March, 2007, Mystery

It’s Independence Day, 1968 in suburban Southern California. A brutal lover’s lane shooting leaves a young woman dead and her boyfriend seriously wounded. Life may sometimes fools us by imitating art, but that inversion rarely applies to cinematic murder mysteries, especially those based on real cases. Yet A-list director David Fincher, (Se7en, Fight Club, Panic Room) does just that in this examination of the infamous serial killer who used the film’s title as his tagline while haunting San Francisco in the late 60’s and early 70’s. Taunting the police with letters and word puzzles printed at his insistence in the city’s local papers, the killer compiled a string of grisly murders which remain arguably solved, but still tantalizingly unproven.

 Working from two bestsellers on the subject by Robert Graysmith, Fincher, screenwriter James Vanderbilt and his three stars, (Jake Gyllenhaal, Mark Ruffalo & Robert Downey Jr.) fashion an engrossing - - and meticulously detailed - - examination of the case and the unusual combination of policemen and journalists who labored so frustratingly on it. A model of linear exposition, Zodiac’s tale of multiple jurisdictions, conflicting descriptions, missing witnesses, creepy suspects and public hysteria makes for compelling viewing. 

Fincher depicts the initial crime, (with chilling intensity) in the film’s opening scenes and abruptly cuts to an apparently unrelated murder in San Francisco which produces a letter to the editor of The San Francisco Chronicle taking responsibility for that city’s latest killing along with the earlier one. More murders follow, accompanied by further letters which threaten the city’s children and generate an audience with famed tort lawyer Melvin Belli. Paul Avery, (Downey) The Chronicle’s crime beat reporter, senses a career-making story while Graysmith, (Gyllenhaal) the paper’s nebbish cartoonist, hounds Avery throughout an investigation which The Chronicle conducts in parallel to that of the police.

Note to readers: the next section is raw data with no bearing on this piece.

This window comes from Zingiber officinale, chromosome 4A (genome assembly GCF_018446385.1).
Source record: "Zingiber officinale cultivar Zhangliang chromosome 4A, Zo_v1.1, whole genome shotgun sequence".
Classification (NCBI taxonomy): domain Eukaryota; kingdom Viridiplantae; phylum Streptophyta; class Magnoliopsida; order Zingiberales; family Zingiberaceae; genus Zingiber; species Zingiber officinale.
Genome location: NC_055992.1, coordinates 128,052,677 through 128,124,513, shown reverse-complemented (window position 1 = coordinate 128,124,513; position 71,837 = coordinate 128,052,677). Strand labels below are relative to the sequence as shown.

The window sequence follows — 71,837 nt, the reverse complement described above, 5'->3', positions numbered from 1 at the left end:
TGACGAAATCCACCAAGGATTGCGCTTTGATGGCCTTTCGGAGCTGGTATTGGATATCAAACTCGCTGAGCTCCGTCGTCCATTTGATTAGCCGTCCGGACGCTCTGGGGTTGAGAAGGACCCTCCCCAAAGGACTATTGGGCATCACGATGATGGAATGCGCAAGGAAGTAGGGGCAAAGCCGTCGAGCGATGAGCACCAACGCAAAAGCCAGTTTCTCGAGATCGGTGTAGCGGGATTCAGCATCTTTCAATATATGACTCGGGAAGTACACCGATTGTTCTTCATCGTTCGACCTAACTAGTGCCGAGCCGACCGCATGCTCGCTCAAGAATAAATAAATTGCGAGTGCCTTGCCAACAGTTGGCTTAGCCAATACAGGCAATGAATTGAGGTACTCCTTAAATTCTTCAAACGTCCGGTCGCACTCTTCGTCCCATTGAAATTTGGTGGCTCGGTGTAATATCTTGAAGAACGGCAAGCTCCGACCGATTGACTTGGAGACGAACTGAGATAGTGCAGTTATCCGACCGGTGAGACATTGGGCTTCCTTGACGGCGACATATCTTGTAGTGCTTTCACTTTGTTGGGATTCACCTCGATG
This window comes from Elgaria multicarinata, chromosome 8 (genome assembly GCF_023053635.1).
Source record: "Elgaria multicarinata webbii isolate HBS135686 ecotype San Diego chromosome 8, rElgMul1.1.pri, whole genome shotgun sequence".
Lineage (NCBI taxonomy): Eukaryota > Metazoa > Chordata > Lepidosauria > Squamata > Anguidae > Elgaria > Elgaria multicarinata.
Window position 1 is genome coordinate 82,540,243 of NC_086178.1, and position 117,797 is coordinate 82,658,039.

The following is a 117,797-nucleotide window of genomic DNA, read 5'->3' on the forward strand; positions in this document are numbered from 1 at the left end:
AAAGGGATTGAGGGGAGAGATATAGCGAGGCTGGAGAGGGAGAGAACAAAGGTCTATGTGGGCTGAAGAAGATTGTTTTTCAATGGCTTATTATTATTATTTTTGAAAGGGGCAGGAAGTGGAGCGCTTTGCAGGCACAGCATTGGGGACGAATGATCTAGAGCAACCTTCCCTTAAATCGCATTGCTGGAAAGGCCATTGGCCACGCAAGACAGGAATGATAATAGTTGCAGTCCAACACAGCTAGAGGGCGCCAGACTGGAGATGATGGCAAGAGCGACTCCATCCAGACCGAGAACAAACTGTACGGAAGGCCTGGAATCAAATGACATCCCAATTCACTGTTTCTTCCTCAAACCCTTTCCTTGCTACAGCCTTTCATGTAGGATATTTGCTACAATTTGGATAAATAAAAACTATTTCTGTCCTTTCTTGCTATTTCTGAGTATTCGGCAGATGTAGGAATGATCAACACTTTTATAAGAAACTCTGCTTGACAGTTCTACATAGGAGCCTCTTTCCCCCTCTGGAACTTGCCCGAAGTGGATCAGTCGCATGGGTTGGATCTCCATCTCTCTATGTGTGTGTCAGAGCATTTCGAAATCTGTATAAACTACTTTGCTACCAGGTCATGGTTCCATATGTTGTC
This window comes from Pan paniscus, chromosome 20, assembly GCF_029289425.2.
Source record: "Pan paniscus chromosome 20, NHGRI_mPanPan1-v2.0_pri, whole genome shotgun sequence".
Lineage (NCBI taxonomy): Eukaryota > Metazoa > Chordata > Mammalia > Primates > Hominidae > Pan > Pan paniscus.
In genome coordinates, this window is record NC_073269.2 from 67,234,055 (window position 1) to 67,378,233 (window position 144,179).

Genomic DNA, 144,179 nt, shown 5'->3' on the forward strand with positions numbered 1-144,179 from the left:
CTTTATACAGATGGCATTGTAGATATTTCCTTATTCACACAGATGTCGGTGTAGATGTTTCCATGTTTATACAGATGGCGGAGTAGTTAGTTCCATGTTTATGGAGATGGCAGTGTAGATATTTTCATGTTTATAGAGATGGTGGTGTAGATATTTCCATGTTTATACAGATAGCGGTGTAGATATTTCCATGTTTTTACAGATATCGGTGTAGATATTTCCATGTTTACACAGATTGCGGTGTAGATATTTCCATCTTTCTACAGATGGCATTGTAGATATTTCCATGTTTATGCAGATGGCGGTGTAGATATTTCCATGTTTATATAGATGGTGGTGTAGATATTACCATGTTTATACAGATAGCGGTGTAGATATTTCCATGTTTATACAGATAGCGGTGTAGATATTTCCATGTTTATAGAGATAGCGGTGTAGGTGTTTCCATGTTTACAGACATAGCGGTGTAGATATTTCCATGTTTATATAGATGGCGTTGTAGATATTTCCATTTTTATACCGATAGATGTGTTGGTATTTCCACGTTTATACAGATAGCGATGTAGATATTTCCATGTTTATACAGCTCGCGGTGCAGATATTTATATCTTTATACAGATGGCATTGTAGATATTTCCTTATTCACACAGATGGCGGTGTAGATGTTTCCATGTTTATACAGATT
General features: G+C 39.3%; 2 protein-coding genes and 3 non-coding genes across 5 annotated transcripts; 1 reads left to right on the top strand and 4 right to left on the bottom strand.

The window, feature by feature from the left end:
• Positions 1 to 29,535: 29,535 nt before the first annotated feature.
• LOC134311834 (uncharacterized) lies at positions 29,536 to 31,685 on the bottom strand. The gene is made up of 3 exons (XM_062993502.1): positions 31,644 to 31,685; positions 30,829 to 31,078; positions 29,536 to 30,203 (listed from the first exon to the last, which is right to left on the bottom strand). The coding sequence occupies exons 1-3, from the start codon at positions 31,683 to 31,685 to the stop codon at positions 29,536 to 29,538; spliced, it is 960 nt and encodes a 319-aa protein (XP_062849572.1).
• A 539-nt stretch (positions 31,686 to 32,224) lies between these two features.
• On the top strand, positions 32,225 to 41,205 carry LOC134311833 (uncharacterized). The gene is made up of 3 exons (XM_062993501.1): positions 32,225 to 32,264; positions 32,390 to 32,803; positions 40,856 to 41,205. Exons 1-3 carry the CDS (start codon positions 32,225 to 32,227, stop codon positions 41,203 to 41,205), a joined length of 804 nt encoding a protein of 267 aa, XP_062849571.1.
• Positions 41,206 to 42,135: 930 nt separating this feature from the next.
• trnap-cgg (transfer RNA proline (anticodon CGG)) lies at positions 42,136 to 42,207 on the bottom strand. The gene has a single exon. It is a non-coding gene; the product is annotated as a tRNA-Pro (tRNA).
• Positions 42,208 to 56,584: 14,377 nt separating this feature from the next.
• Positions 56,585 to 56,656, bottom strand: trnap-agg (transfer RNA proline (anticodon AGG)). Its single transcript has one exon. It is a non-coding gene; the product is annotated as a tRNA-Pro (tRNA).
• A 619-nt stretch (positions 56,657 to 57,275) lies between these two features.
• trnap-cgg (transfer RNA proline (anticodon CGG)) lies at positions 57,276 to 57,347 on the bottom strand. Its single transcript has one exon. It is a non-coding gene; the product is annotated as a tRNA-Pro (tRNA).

Despite the eventual emergence of a likely suspect, the massive investigation headed by detectives David Toschi, (Ruffalo) and William Armstrong, (Anthony Edwards), generates no arrests. Then as inexplicably as they began, the murders stop. For a time, so do the letters - - only to begin again, years later.

By the time they reappear, Toschi’s set the official investigation aside to focus on more current crimes while Avery’s self-aggrandizing coverage has followed him into drug and alcohol-induced obscurity at The Sacramento Bee. Only Graysmith soldiers on, compiling files on the various crimes Zodiac took credit for and hounding the police departments of the various jurisdictions involved in his increasingly agitated attempt to unmask the killer. By dint of a determination bordering on outright obsession, Graysmith manages to connect minute pieces of data from the now ancient police files which permit the authorities to track down a man wounded in the initial attack, who promptly identifies an earlier “person of interest”.

The film’s ending credits demonstrate the old cliché that truth really is stranger than fiction.

Ruffalo provides a wonderfully detailed portrait of a harried but genuinely dedicated cop whose assistance is crucial to Graysmith’s incessant digging, while Downey dissects Avery’s egotistical, quicksilver, personna with a breathtaking self-absorption that’s sure to garner an Oscar nomination. But it’s Gyllenhall’s blandly dogged Graysmith that really carries this painstakingly-detailed story to its successful completion; employing a timid and self-effacing manner, the actor conveys a mixture of social awkwardness and obdurate determination in a role that could easily have worn thin in less accomplished hands, given the movie’s 2 and ½ hour running time.

Over the past two decades, much has been made of the lighting techniques employed in the” film noir” crime movies of the 30’s and 40’s. But cinematographer Harris Savides, (Elephant) demonstrates here that shadows and half-light can be just as effective when deployed in the service of the softly burnished color palate he employs; Zodiac begins in the fuzzy light of a hazily-warm early summer evening then grows progressively darker and less distinguishable as a faceless killer destroys his victims and humiliates his pursuers.

The verdict? While it may lack the pulse-pounding momentum of other successful entries in this genre, this coolly dispassionate examination of the havoc generated by a single demented murderer stands as the best Hollywood crime film since L.A. Confidential.       

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